Extract by relevance
If your search yields to many results, you are probably wondering how to select a manageable amount of sources for your thesis in an efficient way:
- Start by searching in several relevant databases once you’ve established your search strategy. Don’t evaluate the results yet.
- Import the references you have found into a reference management program such as EndNote or Zotero from each database. [See more at Section 03_4 Use of Reference Software]
- Remove all duplicate references using the above software.
- Evaluate the title of each reference you have found. If it sounds relevant keep it, otherwise discard this reference or mark it as discarded.
- Now read the abstracts of the remaining references and determine if you still think they might be relevant for your research. Discard any articles that are clearly irrelevant.
- Perform a search for relevant books using your library’s online catalogue. Evaluate these in the same way as journal articles – first by the book’s title, then its table of contents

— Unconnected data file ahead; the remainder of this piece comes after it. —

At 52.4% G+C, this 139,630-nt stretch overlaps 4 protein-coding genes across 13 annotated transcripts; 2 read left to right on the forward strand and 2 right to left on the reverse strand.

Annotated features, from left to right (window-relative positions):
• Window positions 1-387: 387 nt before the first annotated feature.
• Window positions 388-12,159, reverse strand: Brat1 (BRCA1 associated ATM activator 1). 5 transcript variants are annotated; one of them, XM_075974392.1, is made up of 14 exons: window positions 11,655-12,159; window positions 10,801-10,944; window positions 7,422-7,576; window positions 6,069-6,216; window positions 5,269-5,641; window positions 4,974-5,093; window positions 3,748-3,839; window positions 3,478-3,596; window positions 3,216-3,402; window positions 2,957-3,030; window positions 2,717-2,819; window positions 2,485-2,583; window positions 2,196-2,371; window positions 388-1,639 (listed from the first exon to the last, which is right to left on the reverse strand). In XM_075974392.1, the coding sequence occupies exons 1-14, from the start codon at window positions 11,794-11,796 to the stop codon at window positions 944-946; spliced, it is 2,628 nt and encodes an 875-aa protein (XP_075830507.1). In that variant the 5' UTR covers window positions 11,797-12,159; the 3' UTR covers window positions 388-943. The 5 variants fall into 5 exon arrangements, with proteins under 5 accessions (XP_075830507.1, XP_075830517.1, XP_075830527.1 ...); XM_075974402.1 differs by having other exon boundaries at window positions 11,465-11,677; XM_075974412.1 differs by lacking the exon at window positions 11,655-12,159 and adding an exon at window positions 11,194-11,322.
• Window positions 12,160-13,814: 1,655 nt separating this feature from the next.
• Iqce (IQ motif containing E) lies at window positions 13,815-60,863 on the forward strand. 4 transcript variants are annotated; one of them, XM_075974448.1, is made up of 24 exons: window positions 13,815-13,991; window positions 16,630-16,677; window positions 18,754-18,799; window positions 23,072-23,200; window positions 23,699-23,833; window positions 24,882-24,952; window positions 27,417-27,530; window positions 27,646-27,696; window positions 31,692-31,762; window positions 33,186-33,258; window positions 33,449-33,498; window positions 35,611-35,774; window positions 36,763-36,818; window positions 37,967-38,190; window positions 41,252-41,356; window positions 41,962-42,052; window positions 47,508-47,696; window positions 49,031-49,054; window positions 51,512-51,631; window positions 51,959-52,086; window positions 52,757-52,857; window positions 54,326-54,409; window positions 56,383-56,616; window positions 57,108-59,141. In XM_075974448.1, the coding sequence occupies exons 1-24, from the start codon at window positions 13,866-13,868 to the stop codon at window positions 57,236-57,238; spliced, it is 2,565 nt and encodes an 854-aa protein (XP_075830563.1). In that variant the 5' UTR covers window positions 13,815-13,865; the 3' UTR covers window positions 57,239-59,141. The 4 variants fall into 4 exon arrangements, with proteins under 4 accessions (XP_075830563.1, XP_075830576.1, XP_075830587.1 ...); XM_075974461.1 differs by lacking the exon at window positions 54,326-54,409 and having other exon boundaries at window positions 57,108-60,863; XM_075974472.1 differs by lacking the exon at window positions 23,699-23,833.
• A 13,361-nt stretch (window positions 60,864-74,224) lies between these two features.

- Before ordering the books and articles you have found, evaluate them according to the principles named earlier. Is it a reliable publisher, author, etc. If you can see that there’s a problem with the research already at this stage, there’s no sense including it in your thesis.
- Acquire the remaining articles as described in “Obtaining Sources” and determine if they are still relevant for your thesis. When reading the articles, pay close note to the references they cite. This is often the best way to find “grey literature” and data sources such as government reports, databases, etc.
- Search for additional literature such as updated versions of government reports that were cited in an older article, relevant sources of data, etc. Evaluate and order relevant items.
A fictional version of such a flow chart is provided below: